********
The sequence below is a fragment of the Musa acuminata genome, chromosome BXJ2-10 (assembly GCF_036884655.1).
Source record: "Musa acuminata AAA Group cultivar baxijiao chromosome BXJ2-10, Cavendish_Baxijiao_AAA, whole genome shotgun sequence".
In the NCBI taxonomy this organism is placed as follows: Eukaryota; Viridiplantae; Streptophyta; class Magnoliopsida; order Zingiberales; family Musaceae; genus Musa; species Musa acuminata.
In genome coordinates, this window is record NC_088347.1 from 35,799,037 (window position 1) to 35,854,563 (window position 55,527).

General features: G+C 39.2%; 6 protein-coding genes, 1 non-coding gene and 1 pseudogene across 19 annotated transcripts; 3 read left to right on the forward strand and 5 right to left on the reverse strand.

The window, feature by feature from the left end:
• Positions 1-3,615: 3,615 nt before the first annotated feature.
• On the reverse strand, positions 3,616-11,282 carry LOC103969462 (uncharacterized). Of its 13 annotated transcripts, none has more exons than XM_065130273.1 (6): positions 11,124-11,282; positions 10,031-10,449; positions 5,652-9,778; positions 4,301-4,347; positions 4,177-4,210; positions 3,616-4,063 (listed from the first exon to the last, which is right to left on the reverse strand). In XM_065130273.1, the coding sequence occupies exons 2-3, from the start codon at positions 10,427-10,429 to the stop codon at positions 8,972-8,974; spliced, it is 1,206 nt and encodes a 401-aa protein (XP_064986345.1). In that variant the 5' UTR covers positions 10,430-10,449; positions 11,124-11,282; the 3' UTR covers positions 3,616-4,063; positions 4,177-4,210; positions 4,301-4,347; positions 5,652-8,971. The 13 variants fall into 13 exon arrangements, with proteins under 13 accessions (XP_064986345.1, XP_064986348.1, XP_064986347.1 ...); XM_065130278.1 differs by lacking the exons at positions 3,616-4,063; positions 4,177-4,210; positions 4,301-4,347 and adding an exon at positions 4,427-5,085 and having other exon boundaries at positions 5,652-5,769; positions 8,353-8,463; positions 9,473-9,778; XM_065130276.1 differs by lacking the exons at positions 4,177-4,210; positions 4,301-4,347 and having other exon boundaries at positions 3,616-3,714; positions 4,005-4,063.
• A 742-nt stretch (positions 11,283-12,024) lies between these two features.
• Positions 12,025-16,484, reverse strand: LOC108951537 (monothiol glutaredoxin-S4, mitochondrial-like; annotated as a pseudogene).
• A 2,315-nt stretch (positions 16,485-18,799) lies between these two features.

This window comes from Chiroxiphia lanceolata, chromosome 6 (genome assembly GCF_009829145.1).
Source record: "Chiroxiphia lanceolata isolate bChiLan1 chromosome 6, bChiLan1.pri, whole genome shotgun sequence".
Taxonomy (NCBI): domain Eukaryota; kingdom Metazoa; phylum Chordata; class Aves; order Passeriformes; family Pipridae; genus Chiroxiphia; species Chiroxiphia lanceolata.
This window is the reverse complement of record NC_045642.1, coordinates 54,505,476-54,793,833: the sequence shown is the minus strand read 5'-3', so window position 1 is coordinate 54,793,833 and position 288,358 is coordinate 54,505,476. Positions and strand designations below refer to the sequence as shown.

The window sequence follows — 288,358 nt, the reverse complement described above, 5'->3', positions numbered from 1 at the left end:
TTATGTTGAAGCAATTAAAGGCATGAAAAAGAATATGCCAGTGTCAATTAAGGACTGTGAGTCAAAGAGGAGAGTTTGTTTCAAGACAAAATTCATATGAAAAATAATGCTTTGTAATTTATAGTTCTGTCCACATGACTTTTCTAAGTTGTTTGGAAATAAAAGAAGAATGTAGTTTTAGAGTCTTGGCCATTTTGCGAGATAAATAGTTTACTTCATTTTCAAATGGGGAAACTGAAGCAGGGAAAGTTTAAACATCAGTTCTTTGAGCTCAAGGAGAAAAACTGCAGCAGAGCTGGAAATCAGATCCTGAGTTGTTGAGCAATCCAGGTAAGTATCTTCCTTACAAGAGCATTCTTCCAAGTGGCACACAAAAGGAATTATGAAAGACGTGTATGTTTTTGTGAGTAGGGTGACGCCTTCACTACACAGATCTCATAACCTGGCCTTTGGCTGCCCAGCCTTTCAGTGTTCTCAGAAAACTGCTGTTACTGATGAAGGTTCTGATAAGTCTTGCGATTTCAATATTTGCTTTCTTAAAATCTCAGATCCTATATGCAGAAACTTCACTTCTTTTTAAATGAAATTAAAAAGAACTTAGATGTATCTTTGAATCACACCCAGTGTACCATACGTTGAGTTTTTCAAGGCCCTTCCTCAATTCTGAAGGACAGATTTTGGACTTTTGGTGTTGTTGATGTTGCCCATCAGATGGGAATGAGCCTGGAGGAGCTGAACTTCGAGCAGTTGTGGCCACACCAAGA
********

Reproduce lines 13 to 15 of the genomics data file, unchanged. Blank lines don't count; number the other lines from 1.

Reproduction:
Source record: "Chiroxiphia lanceolata isolate bChiLan1 chromosome 6, bChiLan1.pri, whole genome shotgun sequence".
Taxonomy (NCBI): domain Eukaryota; kingdom Metazoa; phylum Chordata; class Aves; order Passeriformes; family Pipridae; genus Chiroxiphia; species Chiroxiphia lanceolata.
This window is the reverse complement of record NC_045642.1, coordinates 54,505,476-54,793,833: the sequence shown is the minus strand read 5'-3', so window position 1 is coordinate 54,793,833 and position 288,358 is coordinate 54,505,476. Positions and strand designations below refer to the sequence as shown.